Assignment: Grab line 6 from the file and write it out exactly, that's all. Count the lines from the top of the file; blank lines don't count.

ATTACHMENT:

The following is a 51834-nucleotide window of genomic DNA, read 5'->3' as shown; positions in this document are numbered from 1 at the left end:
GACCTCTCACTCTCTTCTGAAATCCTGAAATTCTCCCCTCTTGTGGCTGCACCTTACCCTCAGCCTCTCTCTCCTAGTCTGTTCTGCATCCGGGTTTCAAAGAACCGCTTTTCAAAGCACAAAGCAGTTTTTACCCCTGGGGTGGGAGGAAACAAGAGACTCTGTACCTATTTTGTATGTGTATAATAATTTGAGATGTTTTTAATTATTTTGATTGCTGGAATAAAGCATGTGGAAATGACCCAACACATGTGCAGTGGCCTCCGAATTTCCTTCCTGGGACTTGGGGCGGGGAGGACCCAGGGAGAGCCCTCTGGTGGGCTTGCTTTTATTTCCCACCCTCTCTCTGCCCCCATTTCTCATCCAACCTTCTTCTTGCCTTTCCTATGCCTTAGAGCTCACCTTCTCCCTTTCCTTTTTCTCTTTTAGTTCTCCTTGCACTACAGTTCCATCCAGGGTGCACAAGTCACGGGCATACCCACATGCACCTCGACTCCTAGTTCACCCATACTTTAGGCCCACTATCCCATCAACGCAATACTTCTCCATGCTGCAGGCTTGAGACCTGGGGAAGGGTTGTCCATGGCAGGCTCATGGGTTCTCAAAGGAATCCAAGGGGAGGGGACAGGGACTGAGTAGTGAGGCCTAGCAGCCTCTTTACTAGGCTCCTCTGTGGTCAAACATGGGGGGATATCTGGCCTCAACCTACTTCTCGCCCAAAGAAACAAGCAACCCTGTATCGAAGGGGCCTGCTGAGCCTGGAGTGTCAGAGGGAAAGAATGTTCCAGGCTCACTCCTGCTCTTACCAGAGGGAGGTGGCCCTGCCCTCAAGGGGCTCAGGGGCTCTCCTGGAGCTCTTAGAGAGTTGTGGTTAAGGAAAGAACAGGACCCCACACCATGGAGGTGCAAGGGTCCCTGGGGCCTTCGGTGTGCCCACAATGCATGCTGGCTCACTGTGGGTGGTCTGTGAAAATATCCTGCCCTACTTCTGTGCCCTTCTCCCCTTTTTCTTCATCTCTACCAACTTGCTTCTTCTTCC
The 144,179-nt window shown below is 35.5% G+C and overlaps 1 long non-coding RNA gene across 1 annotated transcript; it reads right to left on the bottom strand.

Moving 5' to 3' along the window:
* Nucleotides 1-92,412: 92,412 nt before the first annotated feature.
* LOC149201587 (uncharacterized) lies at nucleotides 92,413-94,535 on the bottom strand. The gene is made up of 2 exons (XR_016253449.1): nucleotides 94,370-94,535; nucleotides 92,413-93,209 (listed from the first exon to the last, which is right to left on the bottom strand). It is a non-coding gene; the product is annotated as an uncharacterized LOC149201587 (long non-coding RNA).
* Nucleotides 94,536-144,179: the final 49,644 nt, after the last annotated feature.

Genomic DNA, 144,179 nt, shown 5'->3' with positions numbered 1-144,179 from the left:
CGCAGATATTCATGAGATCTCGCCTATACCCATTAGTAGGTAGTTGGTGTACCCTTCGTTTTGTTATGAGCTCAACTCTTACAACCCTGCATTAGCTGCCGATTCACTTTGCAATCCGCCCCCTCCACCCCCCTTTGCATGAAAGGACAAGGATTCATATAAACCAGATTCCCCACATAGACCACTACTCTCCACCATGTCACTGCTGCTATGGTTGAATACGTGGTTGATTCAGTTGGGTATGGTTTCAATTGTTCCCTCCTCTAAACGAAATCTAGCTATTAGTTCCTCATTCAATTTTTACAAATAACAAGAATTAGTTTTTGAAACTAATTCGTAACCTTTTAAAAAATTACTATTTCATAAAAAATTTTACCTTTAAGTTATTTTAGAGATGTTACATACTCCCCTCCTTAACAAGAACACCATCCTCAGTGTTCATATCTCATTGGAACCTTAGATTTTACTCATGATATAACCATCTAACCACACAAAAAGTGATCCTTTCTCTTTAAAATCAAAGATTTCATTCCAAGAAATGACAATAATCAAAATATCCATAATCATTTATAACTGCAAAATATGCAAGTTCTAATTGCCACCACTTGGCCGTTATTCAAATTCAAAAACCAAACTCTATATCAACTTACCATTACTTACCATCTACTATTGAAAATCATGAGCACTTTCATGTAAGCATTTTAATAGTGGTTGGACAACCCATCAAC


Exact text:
* LOC149201587 (uncharacterized) lies at nucleotides 92,413-94,535 on the bottom strand. The gene is made up of 2 exons (XR_016253449.1): nucleotides 94,370-94,535; nucleotides 92,413-93,209 (listed from the first exon to the last, which is right to left on the bottom strand). It is a non-coding gene; the product is annotated as an uncharacterized LOC149201587 (long non-coding RNA).